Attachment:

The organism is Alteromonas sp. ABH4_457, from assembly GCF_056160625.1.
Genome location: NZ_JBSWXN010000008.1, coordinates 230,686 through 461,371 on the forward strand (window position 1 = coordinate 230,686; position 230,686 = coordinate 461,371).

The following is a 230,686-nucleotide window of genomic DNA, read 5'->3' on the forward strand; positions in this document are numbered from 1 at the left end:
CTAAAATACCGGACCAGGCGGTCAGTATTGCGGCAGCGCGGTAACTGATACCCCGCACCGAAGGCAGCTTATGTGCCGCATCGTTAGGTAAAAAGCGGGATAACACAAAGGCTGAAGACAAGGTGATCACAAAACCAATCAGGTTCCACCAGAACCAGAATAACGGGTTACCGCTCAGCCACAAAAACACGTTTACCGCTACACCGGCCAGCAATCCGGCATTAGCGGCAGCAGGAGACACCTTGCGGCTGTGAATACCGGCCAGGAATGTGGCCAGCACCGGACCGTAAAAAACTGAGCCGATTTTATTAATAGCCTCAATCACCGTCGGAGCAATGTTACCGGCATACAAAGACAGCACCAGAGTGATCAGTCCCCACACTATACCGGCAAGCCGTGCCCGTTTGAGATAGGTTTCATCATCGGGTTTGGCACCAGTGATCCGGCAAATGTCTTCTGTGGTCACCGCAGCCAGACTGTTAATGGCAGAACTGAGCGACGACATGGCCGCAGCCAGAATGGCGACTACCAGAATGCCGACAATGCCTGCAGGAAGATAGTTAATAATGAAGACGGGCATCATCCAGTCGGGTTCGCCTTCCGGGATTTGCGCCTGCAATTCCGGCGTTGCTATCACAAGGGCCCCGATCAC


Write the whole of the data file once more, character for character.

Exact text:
The organism is Alteromonas sp. ABH4_457, from assembly GCF_056160625.1.
Genome location: NZ_JBSWXN010000008.1, coordinates 230,686 through 461,371 on the forward strand (window position 1 = coordinate 230,686; position 230,686 = coordinate 461,371).

The following is a 230,686-nucleotide window of genomic DNA, read 5'->3' on the forward strand; positions in this document are numbered from 1 at the left end:
CTAAAATACCGGACCAGGCGGTCAGTATTGCGGCAGCGCGGTAACTGATACCCCGCACCGAAGGCAGCTTATGTGCCGCATCGTTAGGTAAAAAGCGGGATAACACAAAGGCTGAAGACAAGGTGATCACAAAACCAATCAGGTTCCACCAGAACCAGAATAACGGGTTACCGCTCAGCCACAAAAACACGTTTACCGCTACACCGGCCAGCAATCCGGCATTAGCGGCAGCAGGAGACACCTTGCGGCTGTGAATACCGGCCAGGAATGTGGCCAGCACCGGACCGTAAAAAACTGAGCCGATTTTATTAATAGCCTCAATCACCGTCGGAGCAATGTTACCGGCATACAAAGACAGCACCAGAGTGATCAGTCCCCACACTATACCGGCAAGCCGTGCCCGTTTGAGATAGGTTTCATCATCGGGTTTGGCACCAGTGATCCGGCAAATGTCTTCTGTGGTCACCGCAGCCAGACTGTTAATGGCAGAACTGAGCGACGACATGGCCGCAGCCAGAATGGCGACTACCAGAATGCCGACAATGCCTGCAGGAAGATAGTTAATAATGAAGACGGGCATCATCCAGTCGGGTTCGCCTTCCGGGATTTGCGCCTGCAATTCCGGCGTTGCTATCACAAGGGCCCCGATCAC